In the present work, the mechanism of drop formation from a thin hollow liquid (water) jet with a high-velocity core-gas (air) flow was examined. The breakup modes were identified from the high-speed spark photography. There exist at least three different modes of disintegration, namely, Rayleigh, bubble-breakup, and pure-pulsating modes depending on the air and water flow rates. Tentative maps representing those disintegration modes were proposed with the liquid film Reynolds number and the aerodynamic Weber number taken as the dimensionless parameters.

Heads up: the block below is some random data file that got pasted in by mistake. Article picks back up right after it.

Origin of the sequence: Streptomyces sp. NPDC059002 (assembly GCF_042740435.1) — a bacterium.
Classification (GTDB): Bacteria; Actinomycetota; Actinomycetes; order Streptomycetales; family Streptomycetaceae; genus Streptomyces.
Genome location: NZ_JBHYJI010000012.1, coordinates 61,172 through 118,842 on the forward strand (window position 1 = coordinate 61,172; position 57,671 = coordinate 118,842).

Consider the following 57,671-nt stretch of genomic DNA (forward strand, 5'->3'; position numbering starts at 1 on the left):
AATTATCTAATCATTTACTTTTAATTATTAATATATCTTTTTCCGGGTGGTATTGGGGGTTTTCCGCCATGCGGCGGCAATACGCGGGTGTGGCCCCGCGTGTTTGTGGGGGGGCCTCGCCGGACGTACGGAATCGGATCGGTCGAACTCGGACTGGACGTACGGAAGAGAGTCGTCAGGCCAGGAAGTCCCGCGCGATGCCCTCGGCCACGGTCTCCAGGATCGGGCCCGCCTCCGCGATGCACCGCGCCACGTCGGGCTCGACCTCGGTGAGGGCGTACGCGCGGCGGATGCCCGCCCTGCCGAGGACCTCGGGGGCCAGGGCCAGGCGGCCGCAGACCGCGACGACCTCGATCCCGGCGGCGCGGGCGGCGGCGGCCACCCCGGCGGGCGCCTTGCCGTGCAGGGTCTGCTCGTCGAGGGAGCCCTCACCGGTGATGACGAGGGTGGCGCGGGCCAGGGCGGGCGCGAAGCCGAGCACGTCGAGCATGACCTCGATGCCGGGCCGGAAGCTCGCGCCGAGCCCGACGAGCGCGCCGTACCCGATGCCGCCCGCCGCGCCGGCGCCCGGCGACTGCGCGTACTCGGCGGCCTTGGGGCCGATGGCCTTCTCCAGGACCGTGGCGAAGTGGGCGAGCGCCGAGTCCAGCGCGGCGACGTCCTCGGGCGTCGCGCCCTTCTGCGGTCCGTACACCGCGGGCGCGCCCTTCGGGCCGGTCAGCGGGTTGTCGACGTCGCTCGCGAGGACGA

Spray configuration was visualized and mean (cross-section-averaged) SMD radial distribution of local SMD and volume concentration of drops were measured for various liquid and gas injection velocities and for annulus-gap clearances (0.2 - 0.8 mm). The atomization quality was improved with the higher flow rate of the atomizing gas; however, the dependence of drop size on the liquid flow rate was complicated. With the increase in liquid flow rate, the mean SMD first increased and then decreased, and increased again, up to the maximum, followed by the second decreasing range. Flow regimes (laminar or turbulent) and the momentum strengths of the liquid and the gas streams, and their combinations, were considered as the primary factors determining the overall atomization characteristics. The aerodynamic force was proven to be dominant in the first three ranges of the liquid flow rate, while the hydrodynamic force predominated in the last range. The variation trend of the mean SMD gradually disappeared with the decrease in the liquid sheet thickness. When the sheet thickness decreased to 0.2 mm, the mean SMD simply increased with the increase in liquid flow rate.